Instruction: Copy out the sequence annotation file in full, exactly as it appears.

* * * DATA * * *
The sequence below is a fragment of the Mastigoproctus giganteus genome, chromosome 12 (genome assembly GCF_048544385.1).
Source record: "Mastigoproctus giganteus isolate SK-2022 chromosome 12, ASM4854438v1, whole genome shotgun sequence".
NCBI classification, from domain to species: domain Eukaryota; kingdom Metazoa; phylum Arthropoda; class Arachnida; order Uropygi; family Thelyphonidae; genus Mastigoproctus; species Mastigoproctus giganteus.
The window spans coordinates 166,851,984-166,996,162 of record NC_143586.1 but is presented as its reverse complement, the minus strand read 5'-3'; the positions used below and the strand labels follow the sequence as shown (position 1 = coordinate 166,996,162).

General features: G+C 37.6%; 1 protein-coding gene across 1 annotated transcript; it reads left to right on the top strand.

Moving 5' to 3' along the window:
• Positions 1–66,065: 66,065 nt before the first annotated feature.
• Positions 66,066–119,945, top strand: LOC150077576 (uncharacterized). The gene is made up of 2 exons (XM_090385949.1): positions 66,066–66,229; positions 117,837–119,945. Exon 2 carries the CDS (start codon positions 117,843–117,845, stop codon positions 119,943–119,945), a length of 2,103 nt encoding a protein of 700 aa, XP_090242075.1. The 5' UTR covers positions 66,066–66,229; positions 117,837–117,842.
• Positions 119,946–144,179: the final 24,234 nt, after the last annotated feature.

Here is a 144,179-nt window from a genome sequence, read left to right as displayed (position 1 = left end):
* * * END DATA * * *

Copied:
The sequence below is a fragment of the Mastigoproctus giganteus genome, chromosome 12 (genome assembly GCF_048544385.1).
Source record: "Mastigoproctus giganteus isolate SK-2022 chromosome 12, ASM4854438v1, whole genome shotgun sequence".
NCBI classification, from domain to species: domain Eukaryota; kingdom Metazoa; phylum Arthropoda; class Arachnida; order Uropygi; family Thelyphonidae; genus Mastigoproctus; species Mastigoproctus giganteus.
The window spans coordinates 166,851,984-166,996,162 of record NC_143586.1 but is presented as its reverse complement, the minus strand read 5'-3'; the positions used below and the strand labels follow the sequence as shown (position 1 = coordinate 166,996,162).

General features: G+C 37.6%; 1 protein-coding gene across 1 annotated transcript; it reads left to right on the top strand.

Moving 5' to 3' along the window:
• Positions 1–66,065: 66,065 nt before the first annotated feature.
• Positions 66,066–119,945, top strand: LOC150077576 (uncharacterized). The gene is made up of 2 exons (XM_090385949.1): positions 66,066–66,229; positions 117,837–119,945. Exon 2 carries the CDS (start codon positions 117,843–117,845, stop codon positions 119,943–119,945), a length of 2,103 nt encoding a protein of 700 aa, XP_090242075.1. The 5' UTR covers positions 66,066–66,229; positions 117,837–117,842.
• Positions 119,946–144,179: the final 24,234 nt, after the last annotated feature.

Here is a 144,179-nt window from a genome sequence, read left to right as displayed (position 1 = left end):